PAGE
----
5 Reasons You Don’t Need a Budget

5 Reasons You Don’t Need a Budget

If you’re not successfully using a budget right now, it’s probably because you need a different tool. Let’s say you are tackling a writing project, and the only writing instrument available is this short pencil. Other people may make this pencil work, but what if you just need something different?  Perhaps a pencil that is more comfortable to hold, or maybe even a pen! I’ve worked with clients for 15 years, I know what it looks like when a budget isn’t working. You try over and over again to implement a disciplined system. But willpower eventually dwindles and the budget never seems to last very long. Then you feel like a nincompoop and you ditch your efforts.  Since doing the same thing over and over again and expecting different results is not a great formula for success,  let’s take a look at 5 reasons budgeting might be the wrong tool for you right now …

  1. One possibility is, you aren’t emotionally ready yet. I know you hear me talk about the different aspects of your relationship with money all the time, and I’m going to continue beating that drum because budgeting only addresses your practical money life. But there is so much more to consider. Do you see yourself in any of the responses below? Budgeting may be the wrong tool emotionally if you have ever wanted to buy something that wasn’t in the budget and it made you feel:
    1. Mad. This purchase would pick you up, and it’s been a tough day. You need this!
    2. Spiteful that this stupid exercise (the budget) is trying to strip you of your power to spend.
    3. Entitled. You deserve this! It’s one of your inalienable rights!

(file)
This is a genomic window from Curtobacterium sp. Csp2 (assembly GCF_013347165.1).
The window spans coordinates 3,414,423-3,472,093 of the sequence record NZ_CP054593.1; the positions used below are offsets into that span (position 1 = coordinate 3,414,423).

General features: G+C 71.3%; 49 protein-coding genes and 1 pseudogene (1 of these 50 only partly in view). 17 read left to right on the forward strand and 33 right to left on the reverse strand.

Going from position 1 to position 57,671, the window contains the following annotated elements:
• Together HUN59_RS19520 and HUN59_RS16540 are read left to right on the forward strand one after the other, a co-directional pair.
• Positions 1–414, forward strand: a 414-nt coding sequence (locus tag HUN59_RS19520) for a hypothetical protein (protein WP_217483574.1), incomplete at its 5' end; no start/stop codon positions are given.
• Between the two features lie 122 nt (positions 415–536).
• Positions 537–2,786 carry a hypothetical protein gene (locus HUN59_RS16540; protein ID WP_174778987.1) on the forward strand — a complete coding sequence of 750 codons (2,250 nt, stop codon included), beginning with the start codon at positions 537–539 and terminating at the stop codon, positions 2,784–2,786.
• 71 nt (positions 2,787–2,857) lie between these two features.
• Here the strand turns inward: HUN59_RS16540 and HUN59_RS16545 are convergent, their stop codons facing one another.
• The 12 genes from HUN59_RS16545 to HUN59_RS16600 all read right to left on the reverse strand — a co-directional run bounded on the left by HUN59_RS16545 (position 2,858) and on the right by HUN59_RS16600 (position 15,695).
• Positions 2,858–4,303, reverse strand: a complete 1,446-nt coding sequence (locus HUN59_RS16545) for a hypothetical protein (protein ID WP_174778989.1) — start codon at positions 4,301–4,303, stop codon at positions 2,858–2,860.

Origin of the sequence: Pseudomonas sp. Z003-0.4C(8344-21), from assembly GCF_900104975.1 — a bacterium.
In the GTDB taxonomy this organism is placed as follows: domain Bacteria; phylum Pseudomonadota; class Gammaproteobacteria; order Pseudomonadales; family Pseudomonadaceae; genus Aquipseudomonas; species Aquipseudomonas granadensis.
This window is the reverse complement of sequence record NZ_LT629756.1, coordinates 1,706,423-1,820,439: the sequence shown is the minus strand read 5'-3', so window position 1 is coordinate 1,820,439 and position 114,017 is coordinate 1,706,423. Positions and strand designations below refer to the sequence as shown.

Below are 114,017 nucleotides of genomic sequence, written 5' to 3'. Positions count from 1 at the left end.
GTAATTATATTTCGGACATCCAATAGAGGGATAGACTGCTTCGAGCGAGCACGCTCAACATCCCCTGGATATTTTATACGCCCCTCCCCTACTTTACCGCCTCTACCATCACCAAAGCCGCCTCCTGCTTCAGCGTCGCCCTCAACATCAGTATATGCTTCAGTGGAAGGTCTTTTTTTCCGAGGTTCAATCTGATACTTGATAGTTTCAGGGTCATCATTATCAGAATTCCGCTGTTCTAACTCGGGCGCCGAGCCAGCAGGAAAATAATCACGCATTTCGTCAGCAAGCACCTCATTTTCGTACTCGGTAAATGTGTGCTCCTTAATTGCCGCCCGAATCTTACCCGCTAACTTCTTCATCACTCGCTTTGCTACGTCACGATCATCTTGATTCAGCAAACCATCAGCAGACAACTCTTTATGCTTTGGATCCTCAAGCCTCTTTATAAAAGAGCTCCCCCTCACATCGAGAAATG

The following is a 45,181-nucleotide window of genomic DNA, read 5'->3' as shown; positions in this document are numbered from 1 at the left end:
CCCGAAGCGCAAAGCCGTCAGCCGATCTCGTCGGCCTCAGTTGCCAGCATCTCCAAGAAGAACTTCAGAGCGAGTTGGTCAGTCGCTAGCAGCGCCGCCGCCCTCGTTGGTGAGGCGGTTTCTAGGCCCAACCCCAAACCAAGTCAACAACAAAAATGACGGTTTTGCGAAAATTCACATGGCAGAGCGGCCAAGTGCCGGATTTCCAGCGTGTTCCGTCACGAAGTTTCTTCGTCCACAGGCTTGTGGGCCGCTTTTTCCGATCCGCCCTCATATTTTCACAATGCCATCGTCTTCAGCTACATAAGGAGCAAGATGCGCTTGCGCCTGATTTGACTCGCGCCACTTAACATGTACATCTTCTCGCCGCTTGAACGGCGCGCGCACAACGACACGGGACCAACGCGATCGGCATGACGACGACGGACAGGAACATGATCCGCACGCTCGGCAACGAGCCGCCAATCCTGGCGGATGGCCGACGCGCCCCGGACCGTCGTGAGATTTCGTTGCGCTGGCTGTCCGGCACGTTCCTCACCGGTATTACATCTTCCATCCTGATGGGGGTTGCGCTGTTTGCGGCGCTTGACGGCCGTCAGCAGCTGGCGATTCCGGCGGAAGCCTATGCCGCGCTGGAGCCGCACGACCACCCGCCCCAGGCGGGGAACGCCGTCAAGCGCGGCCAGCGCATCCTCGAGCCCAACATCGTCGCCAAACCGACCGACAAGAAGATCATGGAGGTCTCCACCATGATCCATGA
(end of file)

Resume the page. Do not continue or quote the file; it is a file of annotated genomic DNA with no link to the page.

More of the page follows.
4. Like you need this purchase to express who you are as a person.

    If any of these emotions resonate with you, you are likely giving your finances too much power to control your life. But you have the power to change, and you can do better than money as the driver of your financial car. Money is useful, sure, but it is not: (a) a great method of self-soothing, (b) a truthful measure of your power, (c) one of your inalienable rights. Did you get money confused with the pursuit of happiness? Do you know of any mega-rich elites who aren’t happy, or who have died tragic deaths in the midst of opulent living, surrounded by people who supposedly loved them? Can you see that money does not equal happiness? Nor is it (d) an adequate expression of your identity. You would never let someone summarize your value as a person with a dollar sign! How dare they! Yes, I know the Joneses down the street are doing it, (warning: I’m gonna get preachy!) but just because other people are making this mistake, it doesn’t mean you should too. You’re better than that, right? I encourage you to start talking about these feelings with somebody, because it’s important for you to realize you’re not alone in this. Chances are someone you know is probably struggling with similar emotions, so seek them out and have a conversation. Collaboration is key!